Disabling America: The Unintended Consequences of the Government's Protection of the Handicapped, by Greg Perry. Nashville: WND Books, 2004. 240 pp. $17.99 (hardcover).


For the purpose of “helping” the disabled, President George H. W. Bush signed the Americans with Disabilities Act into law in 1990. In Disabling America, Greg Perry tells us that the “ADA infiltrates the lives of average Americans in ways far beyond what we usually think—wheelchair signs in parking lots and grab bars in public restrooms” (p. 2). And as the book shows, the ADA affects virtually everything in the private sector.

Perry, a successful writer and businessman who was born with one leg and only three fingers, explains in chapter 1, “Compassion or Coercion,” why he believes the ADA is immoral. He compares a situation in which a person voluntarily helps an elderly lady cross a street with a situation in which the government forces you to help the lady to cross the street.

In the guise of compassion, we get state coercion. With a legal gun to your head, the government now states that you will be compassionate to the disabled and you must implement that commission exactly [how] the government spells out that you are to do so. Such force is cruel to both the disabled and the non-disabled. (p. 3)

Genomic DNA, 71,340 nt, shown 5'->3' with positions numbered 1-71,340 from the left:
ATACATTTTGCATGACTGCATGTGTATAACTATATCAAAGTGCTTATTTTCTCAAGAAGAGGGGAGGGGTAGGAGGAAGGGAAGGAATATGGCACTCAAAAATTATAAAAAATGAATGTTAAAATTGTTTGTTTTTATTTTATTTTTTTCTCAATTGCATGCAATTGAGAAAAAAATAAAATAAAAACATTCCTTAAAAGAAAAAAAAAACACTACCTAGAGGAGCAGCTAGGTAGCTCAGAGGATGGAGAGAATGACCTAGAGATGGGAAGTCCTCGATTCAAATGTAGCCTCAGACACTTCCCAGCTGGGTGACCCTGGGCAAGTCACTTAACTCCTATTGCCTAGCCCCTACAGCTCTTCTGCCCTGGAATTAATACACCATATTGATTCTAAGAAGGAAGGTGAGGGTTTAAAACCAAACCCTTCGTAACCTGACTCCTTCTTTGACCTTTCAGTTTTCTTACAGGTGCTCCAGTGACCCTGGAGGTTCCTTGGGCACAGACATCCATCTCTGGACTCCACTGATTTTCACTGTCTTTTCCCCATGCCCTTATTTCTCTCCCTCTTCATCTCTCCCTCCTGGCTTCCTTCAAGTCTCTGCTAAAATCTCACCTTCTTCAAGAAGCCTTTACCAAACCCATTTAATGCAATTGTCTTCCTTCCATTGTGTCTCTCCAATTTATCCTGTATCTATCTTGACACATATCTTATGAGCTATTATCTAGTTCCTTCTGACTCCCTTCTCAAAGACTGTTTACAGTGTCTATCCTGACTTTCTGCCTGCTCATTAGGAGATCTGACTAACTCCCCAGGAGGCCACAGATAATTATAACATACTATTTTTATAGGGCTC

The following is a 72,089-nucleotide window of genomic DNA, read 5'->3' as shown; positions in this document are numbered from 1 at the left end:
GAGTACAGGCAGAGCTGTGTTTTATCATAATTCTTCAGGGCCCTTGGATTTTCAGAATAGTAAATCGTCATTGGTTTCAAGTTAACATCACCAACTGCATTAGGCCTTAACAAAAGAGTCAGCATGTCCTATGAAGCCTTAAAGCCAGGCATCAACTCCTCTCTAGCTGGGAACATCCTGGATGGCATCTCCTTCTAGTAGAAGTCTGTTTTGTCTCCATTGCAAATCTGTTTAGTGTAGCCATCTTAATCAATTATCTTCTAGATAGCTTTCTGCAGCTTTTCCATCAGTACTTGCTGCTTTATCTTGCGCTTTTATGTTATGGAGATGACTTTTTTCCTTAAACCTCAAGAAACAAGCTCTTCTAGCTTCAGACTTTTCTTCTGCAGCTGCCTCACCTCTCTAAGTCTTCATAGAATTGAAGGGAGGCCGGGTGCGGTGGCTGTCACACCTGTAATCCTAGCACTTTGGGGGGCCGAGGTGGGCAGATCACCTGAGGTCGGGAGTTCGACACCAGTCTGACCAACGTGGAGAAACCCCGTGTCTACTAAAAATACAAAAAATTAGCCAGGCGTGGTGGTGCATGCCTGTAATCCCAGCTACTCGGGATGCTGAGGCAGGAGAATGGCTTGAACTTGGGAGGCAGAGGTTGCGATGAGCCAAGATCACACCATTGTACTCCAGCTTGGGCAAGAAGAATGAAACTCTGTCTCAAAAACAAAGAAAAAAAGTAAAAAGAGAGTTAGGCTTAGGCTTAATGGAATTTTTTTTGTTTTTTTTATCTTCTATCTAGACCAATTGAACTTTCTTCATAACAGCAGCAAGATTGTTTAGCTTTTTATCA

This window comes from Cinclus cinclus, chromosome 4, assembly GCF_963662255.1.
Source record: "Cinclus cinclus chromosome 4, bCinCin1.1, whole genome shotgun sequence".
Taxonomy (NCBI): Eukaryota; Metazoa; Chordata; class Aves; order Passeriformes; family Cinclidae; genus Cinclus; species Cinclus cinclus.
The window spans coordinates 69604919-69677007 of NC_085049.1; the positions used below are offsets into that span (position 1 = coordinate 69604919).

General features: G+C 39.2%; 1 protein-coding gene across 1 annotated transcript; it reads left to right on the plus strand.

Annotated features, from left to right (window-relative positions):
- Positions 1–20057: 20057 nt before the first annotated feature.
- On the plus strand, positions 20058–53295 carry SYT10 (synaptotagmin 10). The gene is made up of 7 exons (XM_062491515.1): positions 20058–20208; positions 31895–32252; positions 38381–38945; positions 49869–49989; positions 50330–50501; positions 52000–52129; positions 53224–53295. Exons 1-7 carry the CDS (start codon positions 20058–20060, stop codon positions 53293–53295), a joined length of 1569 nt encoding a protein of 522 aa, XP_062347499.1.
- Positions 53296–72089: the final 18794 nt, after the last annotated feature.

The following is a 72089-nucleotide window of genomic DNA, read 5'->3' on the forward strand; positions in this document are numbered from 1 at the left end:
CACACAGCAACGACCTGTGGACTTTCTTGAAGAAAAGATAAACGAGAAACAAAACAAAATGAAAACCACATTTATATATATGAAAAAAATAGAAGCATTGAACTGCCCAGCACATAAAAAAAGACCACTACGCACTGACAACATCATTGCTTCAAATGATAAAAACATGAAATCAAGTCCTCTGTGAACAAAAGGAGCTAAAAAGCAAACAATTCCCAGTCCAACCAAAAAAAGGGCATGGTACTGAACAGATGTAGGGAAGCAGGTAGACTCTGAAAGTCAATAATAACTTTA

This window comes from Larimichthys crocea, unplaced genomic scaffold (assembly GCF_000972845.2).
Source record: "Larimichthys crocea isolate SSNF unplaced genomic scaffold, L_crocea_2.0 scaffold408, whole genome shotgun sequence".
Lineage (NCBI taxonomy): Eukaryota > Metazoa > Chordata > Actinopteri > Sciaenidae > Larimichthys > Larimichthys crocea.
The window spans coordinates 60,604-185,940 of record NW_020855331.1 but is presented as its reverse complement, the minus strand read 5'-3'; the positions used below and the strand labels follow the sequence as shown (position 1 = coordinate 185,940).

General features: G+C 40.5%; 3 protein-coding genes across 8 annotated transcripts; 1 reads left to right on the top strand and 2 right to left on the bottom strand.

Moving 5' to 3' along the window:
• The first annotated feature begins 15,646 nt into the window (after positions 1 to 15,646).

Perry moves on to show the damage that government intervention in the name of the disabled has done to businesses, including forcing some to close down. He reports on how business owners have had to spend hundreds of thousands—in some cases millions—of dollars fighting baseless lawsuits and complying with ADA standards, and how their overall freedom has been diminished.

One example is Carlo Morelli, who owned and managed Raviolli’s, a pasta parlor in Dallas. Many people in Morelli’s community enjoyed Raviolli’s, and eventually it grew to become a catering operation that employed eighty-five people. Unfortunately, a dishwasher, Jeremy, contracted AIDS. Because his immune system had been severely compromised, he got sick often and put people around him at risk. Morelli offered Jeremy a raise to do gardening work and run errands instead of kitchen work so as to lessen the health risk. “Jeremy left and returned with an Equal Employment Opportunity Commission representative who told Morelli that Jeremy would stay in the kitchen” (pp. 24–25). Morelli’s other employees, due to a rational fear of getting sick, began quitting. The restaurant’s reputation swiftly deteriorated, and its profits plummeted. . . .

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